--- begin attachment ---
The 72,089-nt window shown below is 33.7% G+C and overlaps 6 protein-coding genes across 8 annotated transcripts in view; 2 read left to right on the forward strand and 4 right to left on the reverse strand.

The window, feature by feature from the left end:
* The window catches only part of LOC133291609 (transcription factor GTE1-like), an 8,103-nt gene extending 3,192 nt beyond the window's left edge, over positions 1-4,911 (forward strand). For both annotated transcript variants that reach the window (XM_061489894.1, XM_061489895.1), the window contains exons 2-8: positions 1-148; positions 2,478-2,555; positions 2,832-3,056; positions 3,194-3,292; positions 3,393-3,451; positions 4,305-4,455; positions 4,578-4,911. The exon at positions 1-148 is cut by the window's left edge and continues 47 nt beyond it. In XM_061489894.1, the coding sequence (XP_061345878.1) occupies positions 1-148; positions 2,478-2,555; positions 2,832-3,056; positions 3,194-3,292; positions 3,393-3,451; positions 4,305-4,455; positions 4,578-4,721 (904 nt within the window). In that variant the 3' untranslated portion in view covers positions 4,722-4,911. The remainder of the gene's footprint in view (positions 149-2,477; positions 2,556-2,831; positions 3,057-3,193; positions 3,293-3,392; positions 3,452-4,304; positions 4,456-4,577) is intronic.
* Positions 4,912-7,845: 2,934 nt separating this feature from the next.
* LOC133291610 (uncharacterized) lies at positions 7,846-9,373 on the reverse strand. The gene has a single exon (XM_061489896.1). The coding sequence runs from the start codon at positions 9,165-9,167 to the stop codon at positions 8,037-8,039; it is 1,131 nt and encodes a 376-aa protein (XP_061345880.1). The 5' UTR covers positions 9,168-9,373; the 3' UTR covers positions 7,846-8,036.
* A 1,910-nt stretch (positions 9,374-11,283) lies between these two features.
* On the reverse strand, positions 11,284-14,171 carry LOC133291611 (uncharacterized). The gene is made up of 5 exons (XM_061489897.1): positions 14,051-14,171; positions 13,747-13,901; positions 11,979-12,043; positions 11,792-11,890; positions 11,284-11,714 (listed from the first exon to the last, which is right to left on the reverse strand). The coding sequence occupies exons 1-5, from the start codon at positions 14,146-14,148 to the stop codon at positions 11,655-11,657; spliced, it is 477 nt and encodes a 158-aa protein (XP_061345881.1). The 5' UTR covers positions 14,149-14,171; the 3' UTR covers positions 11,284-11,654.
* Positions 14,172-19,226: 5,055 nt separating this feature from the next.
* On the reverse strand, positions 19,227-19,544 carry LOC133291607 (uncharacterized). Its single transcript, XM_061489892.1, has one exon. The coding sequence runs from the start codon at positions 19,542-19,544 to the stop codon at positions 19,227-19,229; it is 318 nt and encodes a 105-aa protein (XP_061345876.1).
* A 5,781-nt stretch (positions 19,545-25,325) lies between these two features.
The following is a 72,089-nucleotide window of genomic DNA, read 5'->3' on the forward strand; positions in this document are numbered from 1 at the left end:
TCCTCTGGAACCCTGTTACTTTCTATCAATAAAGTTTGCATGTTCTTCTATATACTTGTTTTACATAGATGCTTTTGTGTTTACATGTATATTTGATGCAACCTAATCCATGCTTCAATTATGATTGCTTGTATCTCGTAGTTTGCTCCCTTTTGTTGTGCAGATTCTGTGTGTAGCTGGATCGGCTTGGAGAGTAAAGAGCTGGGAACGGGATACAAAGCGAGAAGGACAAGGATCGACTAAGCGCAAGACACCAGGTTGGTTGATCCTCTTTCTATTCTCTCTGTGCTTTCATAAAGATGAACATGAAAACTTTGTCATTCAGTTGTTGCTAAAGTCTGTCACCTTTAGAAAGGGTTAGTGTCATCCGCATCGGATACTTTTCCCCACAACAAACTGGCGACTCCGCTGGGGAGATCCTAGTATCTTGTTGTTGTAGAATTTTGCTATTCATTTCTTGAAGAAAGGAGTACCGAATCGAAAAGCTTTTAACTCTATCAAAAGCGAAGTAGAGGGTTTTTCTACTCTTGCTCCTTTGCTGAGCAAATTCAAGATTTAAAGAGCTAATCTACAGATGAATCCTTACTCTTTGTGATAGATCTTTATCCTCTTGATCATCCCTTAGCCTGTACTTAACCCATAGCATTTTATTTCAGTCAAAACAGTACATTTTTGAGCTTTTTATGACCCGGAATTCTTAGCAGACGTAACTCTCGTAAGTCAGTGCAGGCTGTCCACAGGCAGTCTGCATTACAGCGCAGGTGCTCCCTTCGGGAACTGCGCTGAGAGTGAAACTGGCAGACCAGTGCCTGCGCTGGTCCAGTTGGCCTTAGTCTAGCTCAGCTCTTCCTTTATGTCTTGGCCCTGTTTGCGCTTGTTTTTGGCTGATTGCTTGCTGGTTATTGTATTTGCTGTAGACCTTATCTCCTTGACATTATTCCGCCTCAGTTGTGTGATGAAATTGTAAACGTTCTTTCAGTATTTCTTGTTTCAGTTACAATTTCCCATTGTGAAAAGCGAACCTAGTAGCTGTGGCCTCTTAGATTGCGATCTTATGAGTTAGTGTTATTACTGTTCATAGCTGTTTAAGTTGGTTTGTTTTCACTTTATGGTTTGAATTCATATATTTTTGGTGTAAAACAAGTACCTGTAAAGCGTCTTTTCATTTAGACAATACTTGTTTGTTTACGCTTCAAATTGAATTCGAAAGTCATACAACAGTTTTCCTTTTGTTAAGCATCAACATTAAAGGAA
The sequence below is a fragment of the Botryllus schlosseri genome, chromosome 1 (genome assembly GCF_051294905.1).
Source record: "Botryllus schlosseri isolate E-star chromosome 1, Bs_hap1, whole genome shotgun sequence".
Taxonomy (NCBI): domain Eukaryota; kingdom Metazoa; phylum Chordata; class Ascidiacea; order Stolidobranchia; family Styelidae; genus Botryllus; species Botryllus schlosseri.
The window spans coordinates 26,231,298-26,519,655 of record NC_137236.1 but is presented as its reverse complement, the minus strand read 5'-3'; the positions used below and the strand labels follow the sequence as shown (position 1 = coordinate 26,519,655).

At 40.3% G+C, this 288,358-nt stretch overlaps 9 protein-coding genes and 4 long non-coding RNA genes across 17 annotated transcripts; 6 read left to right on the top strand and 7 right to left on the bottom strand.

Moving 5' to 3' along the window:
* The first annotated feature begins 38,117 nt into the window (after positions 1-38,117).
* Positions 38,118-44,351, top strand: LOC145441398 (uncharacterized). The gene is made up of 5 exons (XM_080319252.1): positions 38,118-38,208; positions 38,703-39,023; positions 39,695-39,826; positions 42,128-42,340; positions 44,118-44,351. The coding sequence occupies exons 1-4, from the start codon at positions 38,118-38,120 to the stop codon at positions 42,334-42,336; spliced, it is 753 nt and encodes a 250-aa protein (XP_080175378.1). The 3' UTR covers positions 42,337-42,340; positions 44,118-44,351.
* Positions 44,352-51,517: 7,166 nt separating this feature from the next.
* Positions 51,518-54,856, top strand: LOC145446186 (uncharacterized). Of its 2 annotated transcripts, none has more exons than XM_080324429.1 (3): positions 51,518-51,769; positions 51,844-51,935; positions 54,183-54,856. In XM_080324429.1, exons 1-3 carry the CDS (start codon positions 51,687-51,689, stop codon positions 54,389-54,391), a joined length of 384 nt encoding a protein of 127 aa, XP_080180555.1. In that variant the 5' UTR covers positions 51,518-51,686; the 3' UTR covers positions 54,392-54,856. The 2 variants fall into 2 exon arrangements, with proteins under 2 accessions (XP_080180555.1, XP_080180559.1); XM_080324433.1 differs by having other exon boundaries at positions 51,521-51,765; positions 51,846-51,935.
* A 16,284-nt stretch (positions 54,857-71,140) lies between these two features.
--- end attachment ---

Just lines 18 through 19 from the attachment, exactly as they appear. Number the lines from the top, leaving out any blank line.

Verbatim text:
Moving 5' to 3' along the window:
* The first annotated feature begins 38,117 nt into the window (after positions 1-38,117).